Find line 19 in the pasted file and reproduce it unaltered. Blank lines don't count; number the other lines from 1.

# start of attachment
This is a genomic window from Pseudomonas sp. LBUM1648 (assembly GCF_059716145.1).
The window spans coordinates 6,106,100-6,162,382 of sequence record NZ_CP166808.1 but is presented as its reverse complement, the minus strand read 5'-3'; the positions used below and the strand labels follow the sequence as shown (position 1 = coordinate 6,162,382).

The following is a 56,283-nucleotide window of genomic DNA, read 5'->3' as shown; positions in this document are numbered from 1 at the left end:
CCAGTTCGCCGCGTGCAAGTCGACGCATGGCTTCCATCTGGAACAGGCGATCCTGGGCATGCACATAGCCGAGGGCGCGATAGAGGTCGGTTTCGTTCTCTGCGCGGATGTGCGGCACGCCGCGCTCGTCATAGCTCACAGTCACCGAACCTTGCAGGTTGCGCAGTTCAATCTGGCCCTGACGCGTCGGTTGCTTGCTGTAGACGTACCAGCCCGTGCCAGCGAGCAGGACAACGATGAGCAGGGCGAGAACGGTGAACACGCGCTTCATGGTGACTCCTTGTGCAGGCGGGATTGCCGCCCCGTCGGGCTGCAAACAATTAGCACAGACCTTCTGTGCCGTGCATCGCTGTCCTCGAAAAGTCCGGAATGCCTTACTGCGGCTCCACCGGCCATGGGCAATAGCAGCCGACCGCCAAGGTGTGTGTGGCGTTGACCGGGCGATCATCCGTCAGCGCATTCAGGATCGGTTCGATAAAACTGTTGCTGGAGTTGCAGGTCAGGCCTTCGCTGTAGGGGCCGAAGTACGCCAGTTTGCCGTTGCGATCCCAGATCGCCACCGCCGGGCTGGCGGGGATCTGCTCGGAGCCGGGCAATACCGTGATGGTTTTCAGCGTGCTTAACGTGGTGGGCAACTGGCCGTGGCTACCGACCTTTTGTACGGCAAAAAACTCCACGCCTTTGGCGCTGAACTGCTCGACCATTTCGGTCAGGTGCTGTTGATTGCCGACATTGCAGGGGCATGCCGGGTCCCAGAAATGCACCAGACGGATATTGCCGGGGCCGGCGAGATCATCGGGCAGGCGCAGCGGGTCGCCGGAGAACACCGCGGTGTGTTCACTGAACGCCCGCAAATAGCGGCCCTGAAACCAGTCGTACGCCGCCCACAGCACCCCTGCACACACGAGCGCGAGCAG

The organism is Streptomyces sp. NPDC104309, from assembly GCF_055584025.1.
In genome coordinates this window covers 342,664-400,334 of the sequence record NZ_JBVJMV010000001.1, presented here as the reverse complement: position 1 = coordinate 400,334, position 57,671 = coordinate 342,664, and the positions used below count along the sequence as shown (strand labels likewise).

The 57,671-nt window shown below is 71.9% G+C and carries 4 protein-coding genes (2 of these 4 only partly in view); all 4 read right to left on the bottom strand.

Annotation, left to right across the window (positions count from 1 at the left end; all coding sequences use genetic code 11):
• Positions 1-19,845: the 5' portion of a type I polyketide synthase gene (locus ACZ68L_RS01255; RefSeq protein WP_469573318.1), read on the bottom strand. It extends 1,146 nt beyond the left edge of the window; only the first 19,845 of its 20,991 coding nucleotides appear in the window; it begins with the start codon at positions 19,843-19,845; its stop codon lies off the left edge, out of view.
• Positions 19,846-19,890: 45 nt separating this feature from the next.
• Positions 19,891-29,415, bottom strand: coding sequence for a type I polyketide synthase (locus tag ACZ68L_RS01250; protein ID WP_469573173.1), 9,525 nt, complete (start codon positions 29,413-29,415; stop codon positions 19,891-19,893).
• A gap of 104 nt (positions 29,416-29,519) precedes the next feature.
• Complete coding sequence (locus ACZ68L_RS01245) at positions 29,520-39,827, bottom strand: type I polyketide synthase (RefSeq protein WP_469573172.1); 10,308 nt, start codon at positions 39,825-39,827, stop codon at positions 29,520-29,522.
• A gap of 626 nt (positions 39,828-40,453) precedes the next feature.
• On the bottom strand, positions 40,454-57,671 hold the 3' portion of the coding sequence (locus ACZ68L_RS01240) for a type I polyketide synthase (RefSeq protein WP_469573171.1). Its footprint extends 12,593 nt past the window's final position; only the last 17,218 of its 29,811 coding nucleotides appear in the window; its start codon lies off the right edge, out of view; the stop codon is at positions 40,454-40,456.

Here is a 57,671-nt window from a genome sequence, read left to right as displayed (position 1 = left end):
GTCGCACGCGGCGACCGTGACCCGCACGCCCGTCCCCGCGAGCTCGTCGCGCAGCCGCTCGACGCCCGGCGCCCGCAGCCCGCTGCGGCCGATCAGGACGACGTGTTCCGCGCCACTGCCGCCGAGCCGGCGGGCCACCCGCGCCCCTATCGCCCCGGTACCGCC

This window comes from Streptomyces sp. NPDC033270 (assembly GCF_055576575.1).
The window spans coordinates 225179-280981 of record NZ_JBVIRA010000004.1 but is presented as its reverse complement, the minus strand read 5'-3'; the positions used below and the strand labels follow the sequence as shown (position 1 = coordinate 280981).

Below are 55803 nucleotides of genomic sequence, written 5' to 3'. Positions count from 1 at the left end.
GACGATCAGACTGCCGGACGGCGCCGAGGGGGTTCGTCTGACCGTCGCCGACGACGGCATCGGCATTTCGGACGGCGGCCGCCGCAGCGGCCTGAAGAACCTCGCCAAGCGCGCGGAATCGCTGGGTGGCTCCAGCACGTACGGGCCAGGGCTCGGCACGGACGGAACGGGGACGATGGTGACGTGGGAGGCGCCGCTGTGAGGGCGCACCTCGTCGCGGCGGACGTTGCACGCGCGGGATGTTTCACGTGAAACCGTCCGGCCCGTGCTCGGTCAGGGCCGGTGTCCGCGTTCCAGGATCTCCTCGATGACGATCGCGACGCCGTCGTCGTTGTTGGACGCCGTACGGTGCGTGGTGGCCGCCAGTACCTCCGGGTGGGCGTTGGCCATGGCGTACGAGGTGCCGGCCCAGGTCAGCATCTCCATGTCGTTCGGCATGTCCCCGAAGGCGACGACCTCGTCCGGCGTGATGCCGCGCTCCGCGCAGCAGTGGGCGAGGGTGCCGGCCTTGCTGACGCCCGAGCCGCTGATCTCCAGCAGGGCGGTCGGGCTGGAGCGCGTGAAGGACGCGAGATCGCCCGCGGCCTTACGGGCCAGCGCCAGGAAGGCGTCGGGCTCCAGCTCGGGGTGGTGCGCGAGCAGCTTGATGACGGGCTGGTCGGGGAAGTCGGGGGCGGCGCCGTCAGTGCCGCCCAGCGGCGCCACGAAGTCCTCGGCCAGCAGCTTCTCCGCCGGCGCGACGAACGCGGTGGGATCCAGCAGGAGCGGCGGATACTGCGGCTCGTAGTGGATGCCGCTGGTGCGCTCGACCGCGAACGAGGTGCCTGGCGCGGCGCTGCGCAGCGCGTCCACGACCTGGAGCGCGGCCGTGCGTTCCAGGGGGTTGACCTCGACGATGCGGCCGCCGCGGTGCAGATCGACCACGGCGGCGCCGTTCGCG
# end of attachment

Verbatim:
The window spans coordinates 225179-280981 of record NZ_JBVIRA010000004.1 but is presented as its reverse complement, the minus strand read 5'-3'; the positions used below and the strand labels follow the sequence as shown (position 1 = coordinate 280981).